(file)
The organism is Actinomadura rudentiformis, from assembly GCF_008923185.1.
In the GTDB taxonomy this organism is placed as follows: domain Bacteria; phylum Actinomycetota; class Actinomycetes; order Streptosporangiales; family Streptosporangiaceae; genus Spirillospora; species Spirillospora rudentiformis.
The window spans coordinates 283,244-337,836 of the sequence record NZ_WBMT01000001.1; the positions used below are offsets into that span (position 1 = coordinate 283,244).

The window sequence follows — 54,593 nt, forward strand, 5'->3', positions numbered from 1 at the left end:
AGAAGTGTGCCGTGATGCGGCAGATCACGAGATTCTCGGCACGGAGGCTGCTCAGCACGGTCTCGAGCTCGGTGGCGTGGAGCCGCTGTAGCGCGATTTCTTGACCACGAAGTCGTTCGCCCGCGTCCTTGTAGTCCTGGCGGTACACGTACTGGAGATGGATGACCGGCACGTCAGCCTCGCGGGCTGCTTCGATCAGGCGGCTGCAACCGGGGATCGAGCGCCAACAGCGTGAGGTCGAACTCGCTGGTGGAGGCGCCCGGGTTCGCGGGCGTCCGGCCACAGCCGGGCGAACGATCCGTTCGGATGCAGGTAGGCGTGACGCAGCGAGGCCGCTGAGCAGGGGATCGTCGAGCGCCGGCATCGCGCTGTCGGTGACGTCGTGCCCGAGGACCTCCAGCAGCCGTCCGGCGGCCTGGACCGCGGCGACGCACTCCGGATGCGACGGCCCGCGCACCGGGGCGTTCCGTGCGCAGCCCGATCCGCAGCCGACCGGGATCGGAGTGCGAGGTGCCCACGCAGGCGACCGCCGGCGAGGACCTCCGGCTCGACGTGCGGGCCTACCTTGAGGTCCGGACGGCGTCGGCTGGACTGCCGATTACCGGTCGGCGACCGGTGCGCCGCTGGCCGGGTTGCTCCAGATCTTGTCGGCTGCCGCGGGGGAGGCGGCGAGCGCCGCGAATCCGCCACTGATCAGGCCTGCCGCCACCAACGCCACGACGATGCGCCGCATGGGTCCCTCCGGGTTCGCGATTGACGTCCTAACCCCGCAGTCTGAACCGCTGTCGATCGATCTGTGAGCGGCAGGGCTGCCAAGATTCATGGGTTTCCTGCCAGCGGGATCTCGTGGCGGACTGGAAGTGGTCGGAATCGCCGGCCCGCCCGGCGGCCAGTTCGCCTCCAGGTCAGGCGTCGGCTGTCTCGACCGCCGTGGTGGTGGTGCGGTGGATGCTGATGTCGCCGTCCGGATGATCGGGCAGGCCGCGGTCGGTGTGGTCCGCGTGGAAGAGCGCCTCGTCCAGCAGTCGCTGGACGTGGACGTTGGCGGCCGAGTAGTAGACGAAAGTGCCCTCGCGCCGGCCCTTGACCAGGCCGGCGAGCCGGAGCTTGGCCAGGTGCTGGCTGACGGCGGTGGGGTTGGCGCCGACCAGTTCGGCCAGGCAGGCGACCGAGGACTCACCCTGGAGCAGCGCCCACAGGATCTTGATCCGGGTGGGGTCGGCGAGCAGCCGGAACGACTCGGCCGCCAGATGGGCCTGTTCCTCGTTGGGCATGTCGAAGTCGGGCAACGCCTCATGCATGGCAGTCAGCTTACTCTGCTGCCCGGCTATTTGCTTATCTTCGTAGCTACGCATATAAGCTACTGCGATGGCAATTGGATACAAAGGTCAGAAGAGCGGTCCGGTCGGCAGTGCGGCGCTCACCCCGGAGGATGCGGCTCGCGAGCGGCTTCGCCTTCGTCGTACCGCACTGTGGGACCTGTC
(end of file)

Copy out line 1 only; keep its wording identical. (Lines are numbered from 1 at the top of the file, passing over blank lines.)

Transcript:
The organism is Actinomadura rudentiformis, from assembly GCF_008923185.1.